10 Ways to save time as a busy podcaster

10 Ways to save time as a busy podcaster
Audience
10 Ways to save time as a busy podcaster
/
Episode September 02, 2021 00:17:21

Hosted By

Matt Medeiros Stuart Barefoot

Show Notes

Today’s episode is all about saving time as a podcaster, especially a solo podcaster. 

Running a podcast resembles running a small business more than you might have guessed...or hoped. 

As small business owners, you’re responsible for wearing many hats. If you’ve ever launched a business, you quickly found out that not only are you the owner but you’re also the: 

  • Head sales person
  • Customer support lead
  • Accountant
  • Janitor
  • Food runner
  • And the president! 

If you’re a solo podcaster, you’re responsible for: 

  • Producing the content
  • Creating the content
  • Wrangling logistics like guests and recording time
  • Audio engineer
  • Marketer and promoter
  • Coffee addict (sorry, that’s just me) 

Lots there right? Here’s the good news...many of us who are solo podcasters are also small business owners...yay. Wait, I said good news didn’t I?

That means with everything else we have going on how the heck are we going to produce a successful podcast with the limited time that we have? I’ll reveal some of the helpful tools, apps, and theories I’ve leveraged over my career as a podcaster. 

By the end of this episode, hopefully you can take a few nuggets of this wisdom away with you. 

Hey, by the way, if you’re looking for a great place to start your podcast or maybe you’re bored with your old podcast host -- look no further than Castos.com! That’s us, that’s who makes this podcast. We’re building a platform for the podcaster like you, who desire something clean, fast, and powerful for all of your podcast needs. Want to start a podcast network? Check! How about connecting up to your WordPress marketing website? Done! Sell private podcasts or members-only content? You bet!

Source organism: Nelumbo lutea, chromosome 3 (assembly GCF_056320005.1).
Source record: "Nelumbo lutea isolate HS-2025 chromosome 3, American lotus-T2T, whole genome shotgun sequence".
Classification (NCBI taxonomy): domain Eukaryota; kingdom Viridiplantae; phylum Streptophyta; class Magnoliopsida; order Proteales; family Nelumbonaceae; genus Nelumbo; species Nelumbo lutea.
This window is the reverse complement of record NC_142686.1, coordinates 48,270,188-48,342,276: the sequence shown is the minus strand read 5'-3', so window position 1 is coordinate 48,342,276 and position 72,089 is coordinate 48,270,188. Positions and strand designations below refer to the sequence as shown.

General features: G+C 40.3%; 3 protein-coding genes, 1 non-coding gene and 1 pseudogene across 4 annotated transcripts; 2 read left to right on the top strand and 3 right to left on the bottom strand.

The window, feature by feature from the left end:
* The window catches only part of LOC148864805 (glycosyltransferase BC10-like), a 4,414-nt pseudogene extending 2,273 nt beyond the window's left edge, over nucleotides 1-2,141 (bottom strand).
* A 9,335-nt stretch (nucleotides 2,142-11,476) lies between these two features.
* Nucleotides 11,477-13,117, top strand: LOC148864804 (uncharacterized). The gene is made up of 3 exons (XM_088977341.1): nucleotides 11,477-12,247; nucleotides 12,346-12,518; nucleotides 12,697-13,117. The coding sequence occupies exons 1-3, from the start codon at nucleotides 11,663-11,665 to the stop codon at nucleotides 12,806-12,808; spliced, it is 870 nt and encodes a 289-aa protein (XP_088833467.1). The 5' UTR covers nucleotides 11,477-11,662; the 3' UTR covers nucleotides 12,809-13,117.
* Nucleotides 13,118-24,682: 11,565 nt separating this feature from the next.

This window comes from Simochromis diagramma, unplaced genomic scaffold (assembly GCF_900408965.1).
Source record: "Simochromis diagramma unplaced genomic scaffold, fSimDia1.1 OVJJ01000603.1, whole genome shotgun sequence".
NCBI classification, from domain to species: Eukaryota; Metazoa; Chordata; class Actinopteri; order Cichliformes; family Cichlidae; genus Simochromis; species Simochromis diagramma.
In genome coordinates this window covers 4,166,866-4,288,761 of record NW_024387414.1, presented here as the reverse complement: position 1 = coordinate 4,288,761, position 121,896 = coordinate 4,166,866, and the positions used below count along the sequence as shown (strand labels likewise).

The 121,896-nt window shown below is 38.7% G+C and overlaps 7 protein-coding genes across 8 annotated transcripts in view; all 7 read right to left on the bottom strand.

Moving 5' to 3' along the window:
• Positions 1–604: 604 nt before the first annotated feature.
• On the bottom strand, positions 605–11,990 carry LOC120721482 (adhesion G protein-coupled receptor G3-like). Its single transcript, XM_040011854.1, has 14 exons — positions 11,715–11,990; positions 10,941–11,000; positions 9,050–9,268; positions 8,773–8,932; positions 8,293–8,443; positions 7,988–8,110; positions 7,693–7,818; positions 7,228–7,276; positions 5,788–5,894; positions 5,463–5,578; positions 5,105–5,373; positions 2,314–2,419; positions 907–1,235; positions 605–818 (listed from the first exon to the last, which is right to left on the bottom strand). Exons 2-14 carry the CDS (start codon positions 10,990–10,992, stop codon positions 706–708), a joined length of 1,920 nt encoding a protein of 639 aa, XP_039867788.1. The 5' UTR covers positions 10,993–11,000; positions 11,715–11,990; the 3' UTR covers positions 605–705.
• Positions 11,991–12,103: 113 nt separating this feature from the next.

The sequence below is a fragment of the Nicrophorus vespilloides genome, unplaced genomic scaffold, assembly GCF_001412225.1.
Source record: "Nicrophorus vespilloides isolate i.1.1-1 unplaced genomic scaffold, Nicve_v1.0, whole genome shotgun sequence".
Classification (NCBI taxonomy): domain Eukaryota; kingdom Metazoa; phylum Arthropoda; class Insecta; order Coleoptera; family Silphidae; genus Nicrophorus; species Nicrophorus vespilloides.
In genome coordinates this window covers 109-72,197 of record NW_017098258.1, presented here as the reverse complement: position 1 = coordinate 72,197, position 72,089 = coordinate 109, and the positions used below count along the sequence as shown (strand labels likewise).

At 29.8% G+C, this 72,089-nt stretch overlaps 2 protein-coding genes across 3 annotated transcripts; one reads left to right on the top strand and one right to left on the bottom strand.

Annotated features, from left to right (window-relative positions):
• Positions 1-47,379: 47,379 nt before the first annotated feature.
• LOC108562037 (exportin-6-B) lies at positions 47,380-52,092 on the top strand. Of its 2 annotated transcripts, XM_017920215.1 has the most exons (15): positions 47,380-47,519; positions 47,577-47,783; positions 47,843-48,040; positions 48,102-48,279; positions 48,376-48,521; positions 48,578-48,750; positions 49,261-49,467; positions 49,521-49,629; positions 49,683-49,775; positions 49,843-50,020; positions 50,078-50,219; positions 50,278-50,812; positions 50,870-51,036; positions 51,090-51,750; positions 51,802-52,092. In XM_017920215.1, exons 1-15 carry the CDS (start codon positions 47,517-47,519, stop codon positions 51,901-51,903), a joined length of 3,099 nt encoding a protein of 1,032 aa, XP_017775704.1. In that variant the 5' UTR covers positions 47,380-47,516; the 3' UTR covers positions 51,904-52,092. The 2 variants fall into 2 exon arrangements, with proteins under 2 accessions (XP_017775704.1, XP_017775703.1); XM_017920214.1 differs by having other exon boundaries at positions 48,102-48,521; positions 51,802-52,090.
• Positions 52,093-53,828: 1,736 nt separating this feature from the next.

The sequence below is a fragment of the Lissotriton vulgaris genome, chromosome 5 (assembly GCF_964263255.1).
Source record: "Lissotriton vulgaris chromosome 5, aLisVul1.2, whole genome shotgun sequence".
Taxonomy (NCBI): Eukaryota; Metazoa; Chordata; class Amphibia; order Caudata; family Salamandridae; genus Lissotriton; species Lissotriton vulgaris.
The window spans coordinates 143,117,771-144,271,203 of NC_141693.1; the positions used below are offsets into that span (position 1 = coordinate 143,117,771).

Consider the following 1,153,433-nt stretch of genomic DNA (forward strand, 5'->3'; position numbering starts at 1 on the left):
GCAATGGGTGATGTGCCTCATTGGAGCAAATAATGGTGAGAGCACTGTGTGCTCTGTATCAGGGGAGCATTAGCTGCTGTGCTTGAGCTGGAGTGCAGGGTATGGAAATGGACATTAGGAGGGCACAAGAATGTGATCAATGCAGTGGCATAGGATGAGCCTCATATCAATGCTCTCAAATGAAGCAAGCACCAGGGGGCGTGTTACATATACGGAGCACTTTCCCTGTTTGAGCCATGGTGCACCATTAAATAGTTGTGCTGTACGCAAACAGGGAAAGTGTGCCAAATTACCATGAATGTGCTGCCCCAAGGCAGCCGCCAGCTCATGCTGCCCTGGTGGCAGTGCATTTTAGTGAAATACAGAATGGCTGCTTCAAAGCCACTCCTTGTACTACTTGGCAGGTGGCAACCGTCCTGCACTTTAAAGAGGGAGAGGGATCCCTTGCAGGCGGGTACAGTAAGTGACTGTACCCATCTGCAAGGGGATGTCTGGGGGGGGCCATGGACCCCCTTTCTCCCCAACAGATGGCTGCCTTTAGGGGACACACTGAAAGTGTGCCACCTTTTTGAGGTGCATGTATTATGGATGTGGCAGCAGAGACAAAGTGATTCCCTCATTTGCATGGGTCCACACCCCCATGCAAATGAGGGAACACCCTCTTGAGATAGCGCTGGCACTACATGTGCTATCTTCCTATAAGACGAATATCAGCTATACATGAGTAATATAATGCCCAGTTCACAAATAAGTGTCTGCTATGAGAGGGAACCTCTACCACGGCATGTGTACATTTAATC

Learn more about Castos at castos.com or drop us an email [email protected], tell them you heard it here, on the Audience podcast. 

Start with the mindset

Please don’t skip past this section, I know you might have rolled your eyes a bit, but I think this is important -- especially if you’re a new podcaster. Getting in the right mindset sets the foundation to managing your time as a busy podcaster. 

Tip #1: What’s your goal?

We need something to measure, something that gives you feedback that reassures you’re headed down the right path. 

I don’t care what it is. It could be downloads, retweets, email subscribers, ad revenue -- give yourself something to aim for, which will help you build processes in the future to save time and become more efficient. 

P.s. if you’re brand brand brand new, with no goals, I always love to point to growing an email list first. Jump on something like Mailchimp.com to make that process easy. 

Tip #2: Develop the plan

I’m a terrible planner. Maybe like you, my super power is just diving into a creative project and...creating. 

Starting something new is exhilarating and a chance to show the world something new you’re capable of. Until 3 months from the starting line you’re just clicking the dozens of open tabs in your browser thinking of something new to do. 

Have some structure heading into the show like:

  • Define a solid show premise to keep you on track
  • Outline guests or topics ahead of time
  • What’s your go-to market strategy
  • When will you measure and reflect on the goals you set

Plans can be complete plans like outlining seasons OR having plans for each episode. I built a career on podcasting not having plans for shows and guests, and while I could fly by the seat of my pants for a while, it catches up to you, I promise. 

Even having 3 - 4 bullet points readily available for your show recording will save you from the pitfalls of creating lackluster content. 

Tip #3: It’s your show; there are no rules

Guess what? You’re not really competing with anyone else. YOU are your biggest enemy right now.